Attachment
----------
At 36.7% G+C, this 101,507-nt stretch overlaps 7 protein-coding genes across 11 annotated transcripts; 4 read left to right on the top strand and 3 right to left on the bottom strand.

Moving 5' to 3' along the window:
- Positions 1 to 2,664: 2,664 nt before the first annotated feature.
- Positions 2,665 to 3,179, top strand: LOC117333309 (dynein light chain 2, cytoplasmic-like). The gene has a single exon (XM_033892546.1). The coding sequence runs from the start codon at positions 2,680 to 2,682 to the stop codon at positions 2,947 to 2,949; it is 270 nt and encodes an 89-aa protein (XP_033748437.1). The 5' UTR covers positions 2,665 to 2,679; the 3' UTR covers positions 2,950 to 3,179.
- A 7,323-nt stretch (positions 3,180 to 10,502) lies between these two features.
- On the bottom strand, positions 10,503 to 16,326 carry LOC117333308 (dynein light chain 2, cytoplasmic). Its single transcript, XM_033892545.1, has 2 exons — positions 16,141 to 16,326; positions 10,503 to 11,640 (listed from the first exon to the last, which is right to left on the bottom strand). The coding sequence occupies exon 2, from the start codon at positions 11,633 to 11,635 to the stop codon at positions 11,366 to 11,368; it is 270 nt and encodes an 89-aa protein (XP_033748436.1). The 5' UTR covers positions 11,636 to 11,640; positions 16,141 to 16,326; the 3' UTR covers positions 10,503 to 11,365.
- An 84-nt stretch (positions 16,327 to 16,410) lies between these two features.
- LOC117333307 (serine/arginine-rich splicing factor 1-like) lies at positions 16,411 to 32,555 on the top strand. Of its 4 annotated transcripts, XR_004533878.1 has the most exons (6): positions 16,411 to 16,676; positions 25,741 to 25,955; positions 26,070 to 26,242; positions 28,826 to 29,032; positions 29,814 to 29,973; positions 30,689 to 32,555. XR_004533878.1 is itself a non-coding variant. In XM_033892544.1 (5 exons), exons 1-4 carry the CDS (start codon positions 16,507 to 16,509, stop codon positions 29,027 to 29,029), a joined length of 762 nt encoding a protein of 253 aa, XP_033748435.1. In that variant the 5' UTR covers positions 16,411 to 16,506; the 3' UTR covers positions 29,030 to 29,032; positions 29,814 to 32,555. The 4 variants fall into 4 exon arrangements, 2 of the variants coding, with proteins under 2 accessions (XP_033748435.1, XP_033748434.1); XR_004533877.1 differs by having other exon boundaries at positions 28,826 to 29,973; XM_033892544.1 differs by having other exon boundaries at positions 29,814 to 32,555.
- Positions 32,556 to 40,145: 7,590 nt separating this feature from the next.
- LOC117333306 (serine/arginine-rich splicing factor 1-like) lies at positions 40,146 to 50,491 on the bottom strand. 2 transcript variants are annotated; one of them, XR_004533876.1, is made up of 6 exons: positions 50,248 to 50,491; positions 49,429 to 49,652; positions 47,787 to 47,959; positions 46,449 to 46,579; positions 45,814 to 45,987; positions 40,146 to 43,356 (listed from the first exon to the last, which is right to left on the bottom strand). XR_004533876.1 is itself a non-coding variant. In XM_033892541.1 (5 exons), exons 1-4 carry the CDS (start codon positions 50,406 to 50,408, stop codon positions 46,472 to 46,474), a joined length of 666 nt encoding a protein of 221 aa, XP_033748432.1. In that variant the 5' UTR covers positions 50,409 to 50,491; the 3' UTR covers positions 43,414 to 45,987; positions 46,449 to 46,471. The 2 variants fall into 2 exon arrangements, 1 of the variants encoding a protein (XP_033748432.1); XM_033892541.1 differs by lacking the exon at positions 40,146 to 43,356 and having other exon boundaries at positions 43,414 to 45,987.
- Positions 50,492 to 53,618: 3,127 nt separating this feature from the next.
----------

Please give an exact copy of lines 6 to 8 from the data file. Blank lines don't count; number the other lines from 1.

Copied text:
- On the bottom strand, positions 10,503 to 16,326 carry LOC117333308 (dynein light chain 2, cytoplasmic). Its single transcript, XM_033892545.1, has 2 exons — positions 16,141 to 16,326; positions 10,503 to 11,640 (listed from the first exon to the last, which is right to left on the bottom strand). The coding sequence occupies exon 2, from the start codon at positions 11,633 to 11,635 to the stop codon at positions 11,366 to 11,368; it is 270 nt and encodes an 89-aa protein (XP_033748436.1). The 5' UTR covers positions 11,636 to 11,640; positions 16,141 to 16,326; the 3' UTR covers positions 10,503 to 11,365.
- An 84-nt stretch (positions 16,327 to 16,410) lies between these two features.
- LOC117333307 (serine/arginine-rich splicing factor 1-like) lies at positions 16,411 to 32,555 on the top strand. Of its 4 annotated transcripts, XR_004533878.1 has the most exons (6): positions 16,411 to 16,676; positions 25,741 to 25,955; positions 26,070 to 26,242; positions 28,826 to 29,032; positions 29,814 to 29,973; positions 30,689 to 32,555. XR_004533878.1 is itself a non-coding variant. In XM_033892544.1 (5 exons), exons 1-4 carry the CDS (start codon positions 16,507 to 16,509, stop codon positions 29,027 to 29,029), a joined length of 762 nt encoding a protein of 253 aa, XP_033748435.1. In that variant the 5' UTR covers positions 16,411 to 16,506; the 3' UTR covers positions 29,030 to 29,032; positions 29,814 to 32,555. The 4 variants fall into 4 exon arrangements, 2 of the variants coding, with proteins under 2 accessions (XP_033748435.1, XP_033748434.1); XR_004533877.1 differs by having other exon boundaries at positions 28,826 to 29,973; XM_033892544.1 differs by having other exon boundaries at positions 29,814 to 32,555.